A Tough Pill to Swallow

Although the age of consent for young women in the Cayman Islands is 16 years of age, minors can have access to oral contraceptive pills at any age with parental permission, and access to emergency contraception at the discretion of the pharmacist on duty.

“Presently, there are no laws governing the sale of contraceptives in the Cayman Islands,” said a statement made by Minister of Health Mark Scotland.

Minors seeking regular and emergency oral contraceptives seem to be the ones affected most by the gray area caused by this lack of explicit legal guidelines.

Emergency Birth Control
Known as the morning-after pill, emergency contraceptive pills prevent pregnancy if taken within a specified time period after sexual intercourse.

The morning-after pill is not to be confused with a medical abortion-inducing pill since it prevents, rather than terminates, a pregnancy.

In the Cayman Islands, depending on the pharmacy and the pharmacist on duty, the distribution procedures for emergency contraception varies significantly.

In most pharmacies around the island, minors are able to buy the morning-after pill without parental permission and without a prescription. But, while some pharmacists follow age limits of 18 or 16, others claim to base their distribution on professional discretion.

“The emergency contraceptive pill, known as the morning-after pill or Plan-B, is sold at the judgment of the pharmacist on duty at any given location,” confirmed Mr. Scotland.

Although the morning-after pill is distributed by pharmacists, most countries around the world do not treat it as a prescription-only drug. While this is standard practice around the world for adults, minors seeking emergency contraception are treated differently in many countries.

In the United States, for example, emergency contraception pills are sold to minors only if it has been prescribed to them.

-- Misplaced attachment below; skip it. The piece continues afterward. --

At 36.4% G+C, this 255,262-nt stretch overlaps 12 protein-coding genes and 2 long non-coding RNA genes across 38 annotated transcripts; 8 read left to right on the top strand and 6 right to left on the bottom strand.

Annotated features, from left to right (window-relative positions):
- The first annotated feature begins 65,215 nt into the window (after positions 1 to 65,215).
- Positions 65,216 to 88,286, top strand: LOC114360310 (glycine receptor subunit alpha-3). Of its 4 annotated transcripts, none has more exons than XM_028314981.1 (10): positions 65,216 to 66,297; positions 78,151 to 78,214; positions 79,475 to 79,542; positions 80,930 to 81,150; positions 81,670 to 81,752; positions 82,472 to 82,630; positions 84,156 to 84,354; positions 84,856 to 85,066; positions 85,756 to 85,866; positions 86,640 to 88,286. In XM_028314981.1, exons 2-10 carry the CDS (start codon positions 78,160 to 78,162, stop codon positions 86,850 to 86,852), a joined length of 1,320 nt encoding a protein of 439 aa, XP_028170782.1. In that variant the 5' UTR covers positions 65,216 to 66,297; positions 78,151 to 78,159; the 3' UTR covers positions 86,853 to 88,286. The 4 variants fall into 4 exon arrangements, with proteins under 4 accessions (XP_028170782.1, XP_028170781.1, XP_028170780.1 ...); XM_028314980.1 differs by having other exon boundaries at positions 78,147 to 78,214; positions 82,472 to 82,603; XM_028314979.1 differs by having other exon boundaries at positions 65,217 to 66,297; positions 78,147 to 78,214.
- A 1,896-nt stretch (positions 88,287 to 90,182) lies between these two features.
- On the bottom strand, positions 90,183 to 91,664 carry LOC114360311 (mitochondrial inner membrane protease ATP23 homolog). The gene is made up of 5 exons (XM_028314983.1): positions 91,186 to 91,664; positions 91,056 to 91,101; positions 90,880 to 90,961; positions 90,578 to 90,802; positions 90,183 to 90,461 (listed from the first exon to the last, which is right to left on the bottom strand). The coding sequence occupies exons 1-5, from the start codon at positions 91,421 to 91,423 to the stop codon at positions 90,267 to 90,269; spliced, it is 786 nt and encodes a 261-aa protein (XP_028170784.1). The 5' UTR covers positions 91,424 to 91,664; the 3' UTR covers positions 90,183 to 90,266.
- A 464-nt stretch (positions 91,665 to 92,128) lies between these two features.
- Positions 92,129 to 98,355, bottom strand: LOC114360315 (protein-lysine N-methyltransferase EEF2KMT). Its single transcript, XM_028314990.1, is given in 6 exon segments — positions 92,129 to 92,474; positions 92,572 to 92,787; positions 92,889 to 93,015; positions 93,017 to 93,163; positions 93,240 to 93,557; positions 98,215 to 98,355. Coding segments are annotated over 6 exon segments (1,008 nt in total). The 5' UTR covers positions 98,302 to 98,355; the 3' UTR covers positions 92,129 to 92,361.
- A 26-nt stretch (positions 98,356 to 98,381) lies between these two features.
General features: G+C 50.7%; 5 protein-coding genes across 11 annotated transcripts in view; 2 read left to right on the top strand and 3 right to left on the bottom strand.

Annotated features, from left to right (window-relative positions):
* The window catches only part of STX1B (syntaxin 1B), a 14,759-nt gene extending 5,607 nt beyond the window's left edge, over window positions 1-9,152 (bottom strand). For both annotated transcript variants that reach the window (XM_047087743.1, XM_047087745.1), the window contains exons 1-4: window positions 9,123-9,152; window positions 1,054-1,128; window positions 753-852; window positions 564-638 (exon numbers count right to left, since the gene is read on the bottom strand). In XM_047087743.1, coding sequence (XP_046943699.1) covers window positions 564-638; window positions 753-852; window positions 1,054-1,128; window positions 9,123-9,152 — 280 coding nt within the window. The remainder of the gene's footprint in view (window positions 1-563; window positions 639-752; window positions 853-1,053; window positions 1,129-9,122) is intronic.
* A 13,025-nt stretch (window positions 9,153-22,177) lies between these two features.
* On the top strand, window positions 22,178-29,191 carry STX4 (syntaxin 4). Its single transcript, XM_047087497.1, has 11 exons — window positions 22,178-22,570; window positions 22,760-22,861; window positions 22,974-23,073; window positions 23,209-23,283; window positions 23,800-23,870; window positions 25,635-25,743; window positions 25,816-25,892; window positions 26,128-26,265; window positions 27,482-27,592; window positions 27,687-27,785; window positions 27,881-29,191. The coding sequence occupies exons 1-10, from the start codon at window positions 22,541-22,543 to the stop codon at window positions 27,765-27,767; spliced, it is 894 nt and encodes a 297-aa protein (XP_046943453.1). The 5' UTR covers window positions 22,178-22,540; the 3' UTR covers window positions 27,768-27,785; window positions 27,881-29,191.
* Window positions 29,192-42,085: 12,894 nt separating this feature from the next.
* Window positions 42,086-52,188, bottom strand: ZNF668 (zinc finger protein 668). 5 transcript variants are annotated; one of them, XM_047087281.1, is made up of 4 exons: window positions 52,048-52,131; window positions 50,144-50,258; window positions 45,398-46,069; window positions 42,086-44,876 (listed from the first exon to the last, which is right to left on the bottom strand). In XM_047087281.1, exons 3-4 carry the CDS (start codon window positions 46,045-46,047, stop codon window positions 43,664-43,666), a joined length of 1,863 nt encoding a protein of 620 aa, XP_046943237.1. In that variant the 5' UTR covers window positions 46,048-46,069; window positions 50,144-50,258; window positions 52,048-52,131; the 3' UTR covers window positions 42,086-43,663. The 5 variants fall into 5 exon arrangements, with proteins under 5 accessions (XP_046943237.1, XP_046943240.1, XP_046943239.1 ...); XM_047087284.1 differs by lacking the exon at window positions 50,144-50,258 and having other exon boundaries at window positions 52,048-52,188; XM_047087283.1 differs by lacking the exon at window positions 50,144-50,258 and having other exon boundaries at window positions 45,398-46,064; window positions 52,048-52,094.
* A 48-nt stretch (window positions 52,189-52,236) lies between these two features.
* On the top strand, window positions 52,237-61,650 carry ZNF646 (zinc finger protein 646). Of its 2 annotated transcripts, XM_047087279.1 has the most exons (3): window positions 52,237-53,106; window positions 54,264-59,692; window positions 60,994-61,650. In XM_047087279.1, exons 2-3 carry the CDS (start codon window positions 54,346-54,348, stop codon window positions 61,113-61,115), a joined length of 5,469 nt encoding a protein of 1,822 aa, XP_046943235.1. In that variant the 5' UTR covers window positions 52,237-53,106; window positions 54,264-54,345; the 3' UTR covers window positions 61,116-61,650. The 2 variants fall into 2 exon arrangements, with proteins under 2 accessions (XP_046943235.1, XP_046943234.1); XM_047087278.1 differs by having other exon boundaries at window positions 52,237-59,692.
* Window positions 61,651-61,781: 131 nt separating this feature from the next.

This may be to ensure proper usage of the pharmaceutical: The morning-after pill is not suitable for everyone, nor is it recommended for repeated use because it is not suited for long-term pregnancy prevention.

Aside from gynaecologists at the public hospital who say they treat all contraception methods except condoms as prescription-only, no such regulations are in place formally in the Cayman Islands.

Oral Birth Control
Daily oral contraceptive pills are one of the most common forms of birth control utilised by women around the world.

Due to the fact that some women may not be eligible for this form of contraception for health reasons, oral birth control pills are usually prescription-only pharmaceuticals.

“There are medical reasons some women should not be on a birth control pill,” said Dr. Barry Richter. “Also, women need to be counselled how to use it properly and given the opportunity for sexually-transmitted disease screening.”

Although there are no legal guidelines that explicitly state age restrictions, the general consensus among local gynaecologists is that minors are able to be placed on a birth control regimen if their parents give their consent.

“From what I understand, most doctors like to have the parents around until 18,” said Deputy Director of Health Regulatory Services and Registrar of Health Practice Commission Angella Glidden.